Pope Francis approves new constitutions for Legionaries of Christ
Vatican City, Nov 1, 2014 / 05:21 am (CNA/EWTN News).- After four years of drafts and adjustments, the troubled Legion of Christ has announced that its new constitutions have been approved by Pope Francis.
The Pope’s approval of the final draft of the new constitutions brings the first phase of renewal and purification to a close after it was discovered that Legion founder, Fr. Marcial Maciel, had been living a double life.
The new constitutions were drafted during the congregation’s Extraordinary General Chapter meetings, which began on Jan. 9 and was mandated by Benedict XVI in the wake of the revelation of Fr. Maciel’s scandalous activities.
Among other discoveries, it was found out that Maciel was a pedophile, a womanizer and had fathered at least one child.
In 2006, with the approval of the pope, the Congregation of the Doctrine of the Faith imposed upon Maciel “a retired life of prayer and penance, renouncing any form of public ministry.” Due to his advanced age, it was decided not to subject him to a canonical process.
From that point on, Benedict XVI carried out a process of reform for the Legionaries, and in 2010 the then-Archbishop Velasio de Paolis was appointed as their Papal delegate, thus initiating a three-year process of renewal.
All members of the Legionaries had the opportunity to participate and contribute during the last three years of consultation and reflection.
Fr. Eduardo Robles-Gil, appointed general director of the Legionaries of Christ during their January and February 2014 general chapter meetings, announced the definitive approval of the Constitution in a Nov. 1 letter to all the members of the Legionaries of Christ.
In the Vatican-approved letter dated Oct. 16, he urged members to be “grateful for the paternal care with which Popes Benedict XVI and Francis and Cardinal De Paolis and his councilors have guided our congregation’s steps in these years.”
These represent the sixth edition that have been approved for the Legion by ecclesiastical authorities. Previous editions were approved in 1948, 1965, 1970, 1983 and 1994.
While the previous statutes consisted of 878 paragraphs, the new ones consist of 247 paragraphs.
The first part of the new statutes is dedicated to the charism and patrons saints of Legionaries of Christ, while the second part describes the four vows every Legionary must profess.
In addition, the Constitutions lay out the steps for formation, the characteristics of suitable candidates to be Legionaries of Christ, the religious profession, the studies, the ordination and the management and administration of the order.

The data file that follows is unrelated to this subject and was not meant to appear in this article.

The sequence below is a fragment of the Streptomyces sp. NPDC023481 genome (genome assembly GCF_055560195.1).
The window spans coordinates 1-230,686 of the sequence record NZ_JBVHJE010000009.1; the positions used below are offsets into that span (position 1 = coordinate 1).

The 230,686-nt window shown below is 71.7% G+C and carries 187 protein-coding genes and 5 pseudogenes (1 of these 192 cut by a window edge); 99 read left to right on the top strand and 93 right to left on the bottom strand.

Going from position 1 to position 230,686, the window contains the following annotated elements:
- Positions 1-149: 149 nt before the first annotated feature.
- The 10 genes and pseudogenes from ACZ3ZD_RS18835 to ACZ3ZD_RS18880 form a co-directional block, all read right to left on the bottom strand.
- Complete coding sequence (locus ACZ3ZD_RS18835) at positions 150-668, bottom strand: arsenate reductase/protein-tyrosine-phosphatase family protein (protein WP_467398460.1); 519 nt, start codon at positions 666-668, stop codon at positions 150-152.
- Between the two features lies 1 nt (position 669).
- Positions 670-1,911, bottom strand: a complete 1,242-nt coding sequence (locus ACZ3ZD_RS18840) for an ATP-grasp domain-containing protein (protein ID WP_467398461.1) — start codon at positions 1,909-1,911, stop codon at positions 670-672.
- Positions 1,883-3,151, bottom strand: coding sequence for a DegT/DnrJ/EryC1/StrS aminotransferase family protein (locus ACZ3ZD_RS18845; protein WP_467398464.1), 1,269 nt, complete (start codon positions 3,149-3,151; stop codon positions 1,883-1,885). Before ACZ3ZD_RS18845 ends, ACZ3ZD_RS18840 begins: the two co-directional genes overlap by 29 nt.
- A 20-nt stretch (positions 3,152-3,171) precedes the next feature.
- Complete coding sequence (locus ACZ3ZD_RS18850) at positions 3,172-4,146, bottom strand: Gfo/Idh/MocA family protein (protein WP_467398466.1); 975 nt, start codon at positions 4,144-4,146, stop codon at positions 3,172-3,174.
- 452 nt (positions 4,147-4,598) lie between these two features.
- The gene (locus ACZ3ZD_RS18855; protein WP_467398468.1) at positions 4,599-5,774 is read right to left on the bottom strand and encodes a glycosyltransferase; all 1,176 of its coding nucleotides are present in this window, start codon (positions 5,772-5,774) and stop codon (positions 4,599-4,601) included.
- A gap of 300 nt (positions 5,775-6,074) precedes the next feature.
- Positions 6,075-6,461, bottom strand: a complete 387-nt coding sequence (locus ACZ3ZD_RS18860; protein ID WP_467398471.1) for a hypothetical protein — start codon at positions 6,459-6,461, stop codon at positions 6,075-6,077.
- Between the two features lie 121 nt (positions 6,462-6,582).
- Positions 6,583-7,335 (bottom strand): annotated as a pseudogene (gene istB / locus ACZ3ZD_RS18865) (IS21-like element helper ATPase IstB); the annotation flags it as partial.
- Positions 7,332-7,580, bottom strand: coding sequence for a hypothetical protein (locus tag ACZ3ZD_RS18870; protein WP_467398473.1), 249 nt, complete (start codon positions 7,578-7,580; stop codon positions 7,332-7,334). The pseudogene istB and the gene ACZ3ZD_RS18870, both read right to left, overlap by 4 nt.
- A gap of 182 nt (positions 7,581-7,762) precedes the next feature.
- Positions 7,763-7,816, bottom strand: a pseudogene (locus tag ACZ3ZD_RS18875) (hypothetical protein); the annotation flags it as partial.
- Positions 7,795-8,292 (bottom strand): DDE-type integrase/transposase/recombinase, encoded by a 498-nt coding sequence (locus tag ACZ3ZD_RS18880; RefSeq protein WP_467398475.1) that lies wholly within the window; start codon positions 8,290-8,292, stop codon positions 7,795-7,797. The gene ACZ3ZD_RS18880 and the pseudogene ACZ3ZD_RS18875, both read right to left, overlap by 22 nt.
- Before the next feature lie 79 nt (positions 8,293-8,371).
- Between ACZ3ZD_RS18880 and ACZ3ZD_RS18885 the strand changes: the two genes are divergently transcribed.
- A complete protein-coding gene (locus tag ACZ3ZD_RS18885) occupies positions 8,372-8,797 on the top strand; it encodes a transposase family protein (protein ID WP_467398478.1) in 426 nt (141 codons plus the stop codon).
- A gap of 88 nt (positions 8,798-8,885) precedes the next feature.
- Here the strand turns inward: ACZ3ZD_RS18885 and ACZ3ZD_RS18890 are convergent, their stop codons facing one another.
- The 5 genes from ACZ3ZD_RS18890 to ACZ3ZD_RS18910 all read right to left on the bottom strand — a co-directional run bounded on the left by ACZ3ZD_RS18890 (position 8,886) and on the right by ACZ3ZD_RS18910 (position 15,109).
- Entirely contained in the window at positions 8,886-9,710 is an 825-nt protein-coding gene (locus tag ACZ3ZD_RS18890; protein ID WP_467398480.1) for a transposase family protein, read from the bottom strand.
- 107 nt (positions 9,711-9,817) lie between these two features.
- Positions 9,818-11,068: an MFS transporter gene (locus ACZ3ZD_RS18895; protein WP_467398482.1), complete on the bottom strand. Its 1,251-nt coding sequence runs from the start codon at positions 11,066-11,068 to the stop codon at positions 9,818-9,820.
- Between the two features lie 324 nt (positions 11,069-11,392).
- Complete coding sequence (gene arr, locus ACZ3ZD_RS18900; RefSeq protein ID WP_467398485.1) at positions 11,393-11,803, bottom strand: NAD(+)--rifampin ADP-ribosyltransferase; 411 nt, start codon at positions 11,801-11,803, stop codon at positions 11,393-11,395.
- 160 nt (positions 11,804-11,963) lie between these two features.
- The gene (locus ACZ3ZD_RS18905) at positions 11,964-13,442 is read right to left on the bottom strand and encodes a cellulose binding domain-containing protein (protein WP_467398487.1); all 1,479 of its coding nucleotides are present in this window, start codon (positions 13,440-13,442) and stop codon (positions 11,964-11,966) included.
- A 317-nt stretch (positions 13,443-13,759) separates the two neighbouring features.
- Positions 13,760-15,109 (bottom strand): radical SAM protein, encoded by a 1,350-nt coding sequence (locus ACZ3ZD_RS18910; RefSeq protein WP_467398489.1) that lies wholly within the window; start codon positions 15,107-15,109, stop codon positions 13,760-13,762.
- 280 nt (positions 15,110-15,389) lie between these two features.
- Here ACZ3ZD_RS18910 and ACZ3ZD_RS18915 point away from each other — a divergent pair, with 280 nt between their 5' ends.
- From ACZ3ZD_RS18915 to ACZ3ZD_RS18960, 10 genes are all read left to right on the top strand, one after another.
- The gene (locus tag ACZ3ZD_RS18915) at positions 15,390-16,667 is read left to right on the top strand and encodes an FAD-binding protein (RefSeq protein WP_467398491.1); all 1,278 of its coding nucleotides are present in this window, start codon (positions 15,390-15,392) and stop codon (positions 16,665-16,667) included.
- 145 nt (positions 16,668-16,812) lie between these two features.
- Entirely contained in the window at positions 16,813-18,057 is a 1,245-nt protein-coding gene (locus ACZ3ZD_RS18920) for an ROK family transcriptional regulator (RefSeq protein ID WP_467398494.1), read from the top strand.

A key difference between the old and the new constitutions are that the old ones included many clauses regarding the application of the norms, while the new constitution focuses more on essential principles.
The initial draft of the statutes were given to an ad hoc commission established by the Congregation for Consecrated Life, whose results were presented by Cardinal Braz de Aviz to the government of the Legion on July 3.
It was also on that occasion that the appointment of Fr. Gianfranco Ghirlanda S.J. as Pontifical advisor for the Legionaries of Christ was made public.
An expert in Canon Law, Fr. Ghirlanda has been among the consultants of the Legionaries of Christ since the very beginning of their renewal process.
Following the suggestion of the Congregation for the Institutes of Consecrated Life and Societies of Apostolic Life, the constitutions include references to the documents of the Second Vatican Council as well as other official documents on consecrated life.
The Congregation also asked that clear references to Sacred Scripture and the Code of Canon Law be included.
It was also suggested that the relationship between the Regnum Christi Movement and the Legionaries of Christ be clarified, which is a task that is currently underway.
At the end of the Legionaries’ 2014 extraordinary general chapter, which took place in January and February, Cardinal Velasio de Paolis declared the congregation to be “reconciled with themselves, with their history, with the world and the Church.”